New securities class action lawsuit filing levels were comparable to historical norms during 2012, but the number of settlements and of dismissals were both down for the year, according to the analysis and projections of NERA Economic Consulting in their December 11, 2012 publication “Flash Update: 2012 Trends in Securities Class Actions” (here).


According to the report, there were 195 new securities class action lawsuits filed this year through November 30, 2012. NERA projects that there will be around 213 total lawsuit filings by year end. The projected number is slightly below the 2007-2011 average of 221. (It should be noted that NERA counts multiple actions in multiple jurisdictions against the same defendants as different filings, unless and until consolidated, so NERA’s initial lawsuit filing counts will be higher than those published by some other sources. NERA also notes in the report’s footnotes that it “counts” a case if it involves securities, even where the complaint alleges violations of the common law or breach of fiduciary duty. This criterion may also result in counts differing from other published sources, some of which “count” cases only if they allege violations of the federal securities laws.)


The report notes that the 2012 filing levels are more or less consistent with recent years, even though the credit crisis-related lawsuit filings have faded away. The report notes that in 2005-2006, just prior to the credit crisis, annual filing levels had been as low only about 160. The report notes that the number of filings has not declined to these prior lower levels, as “the plaintiffs’ bar has found new causes of action, with merger objection cases picking up much of the slack.”


Though filings levels have remained more or less level, the number of cases resolved during 2012 through dismissal or settlement has plummeted. (It is important to understand that the report measures the time of settlement as the date on which it is approved, so some high profile settlements that were announced in 2012 – such as the massive $2.43 billion settlement of the BofA/Merrill Lynch merger case – are not reflected in NERA’s analysis. The NERA report count of dismissals includes dismissals that are not yet final, such as dismissals without prejudice.)


According to the report, the 92 settlements that are projected to be approved in 2012 is the lowest number since 1996 and 25% lower than 2011. The 60 dismissals projected for the year represent the lowest level since 1998 and the 2012 total is 50% lower than 2011. The total of 152 cases that have been resolved (settled or dismissed) is also the lowest level since 1996. The report notes that part of the reason for these declines may simply be that there were fewer cases pending and therefore available to be resolved as 2012 began, the lowest level of pending cases since 2000. The report also speculates that the slowdown in the number of settlements and dismissals may also be due to “other changes in the legal environment.”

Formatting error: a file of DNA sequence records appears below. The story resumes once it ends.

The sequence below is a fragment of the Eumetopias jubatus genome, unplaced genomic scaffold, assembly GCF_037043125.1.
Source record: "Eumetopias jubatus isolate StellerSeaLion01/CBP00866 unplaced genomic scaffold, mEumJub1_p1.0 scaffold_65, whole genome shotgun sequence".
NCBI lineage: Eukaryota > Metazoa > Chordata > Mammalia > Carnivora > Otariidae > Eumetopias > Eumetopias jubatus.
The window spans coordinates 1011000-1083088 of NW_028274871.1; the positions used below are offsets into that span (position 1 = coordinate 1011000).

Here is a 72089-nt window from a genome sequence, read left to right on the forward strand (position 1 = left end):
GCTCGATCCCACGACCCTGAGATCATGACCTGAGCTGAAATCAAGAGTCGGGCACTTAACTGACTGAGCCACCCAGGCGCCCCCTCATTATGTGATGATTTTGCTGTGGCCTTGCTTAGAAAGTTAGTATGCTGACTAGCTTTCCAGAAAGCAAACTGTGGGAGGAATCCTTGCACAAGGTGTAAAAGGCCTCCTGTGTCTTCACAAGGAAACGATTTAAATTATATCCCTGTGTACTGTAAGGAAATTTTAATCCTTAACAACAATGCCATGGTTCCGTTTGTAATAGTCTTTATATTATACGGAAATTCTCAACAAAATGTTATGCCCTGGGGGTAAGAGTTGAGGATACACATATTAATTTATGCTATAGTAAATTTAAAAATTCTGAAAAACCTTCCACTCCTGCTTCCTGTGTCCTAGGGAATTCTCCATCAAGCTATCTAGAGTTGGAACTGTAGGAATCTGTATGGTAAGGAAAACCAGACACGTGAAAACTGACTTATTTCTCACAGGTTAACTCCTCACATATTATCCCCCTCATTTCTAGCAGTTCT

While the number of settlements may have declined, average and median settlements are up. The average securities class action settlement in 2012 was $36 million, compared to a 2005-2011 average of $42.1 million. But if the calculation excludes settlements over $1 billion, the IPO laddering cases and the merger objection cases, the 2012 average is $36 million, up from a revised average for the 2005-2011 period of $32 million. The median settlement in 2012 was $11.1 million, which is the largest ever annual median since 1996, and only the second year since 1996 that the median has exceeded $10 million.


FDIC D&O Lawsuits and D&O Insurance Coverage: Former directors and officers of failed banks who are sued by the FDIC may look to the bank’s D&O insurance to defend and protect themselves. However, the bank’s D&O insurer may assert defenses to coverage that could limit the availability of the insurance, according to a December 10, 2012 memorandum entitled “Not So Fast: Directors and officers Sued by the FDIC over Bank Failures Should Not Assume D&O Insurance Will Cover the Claims” (here) by Britt K. Latham and M. Jason Hale of the Bass Berry and Sims law firm.


As reflected in the memorandum, among other issues, the carriers are raising the “Insured vs. Insured” exclusion found in most policies as a defense to coverage for claims brought by the FDIC in its capacity as the failed bank’s receiver. The authors review the existing case law and observe that “this issue is expected to be hotly contested in the wake of continuing D&O lawsuits by the FDIC related to bank failures.”


My own overview of the impact of the Insured vs. Insured exclusion on the FDIC’s failed bank litigation can be found here. As I discussed in a recent post (here), in October 2012, a federal court in Puerto Rico held that the Insured vs. Insured exclusion does not preclude coverage for an FDIC’s claims as receiver of a failed bank against the bank’s former directors and officers.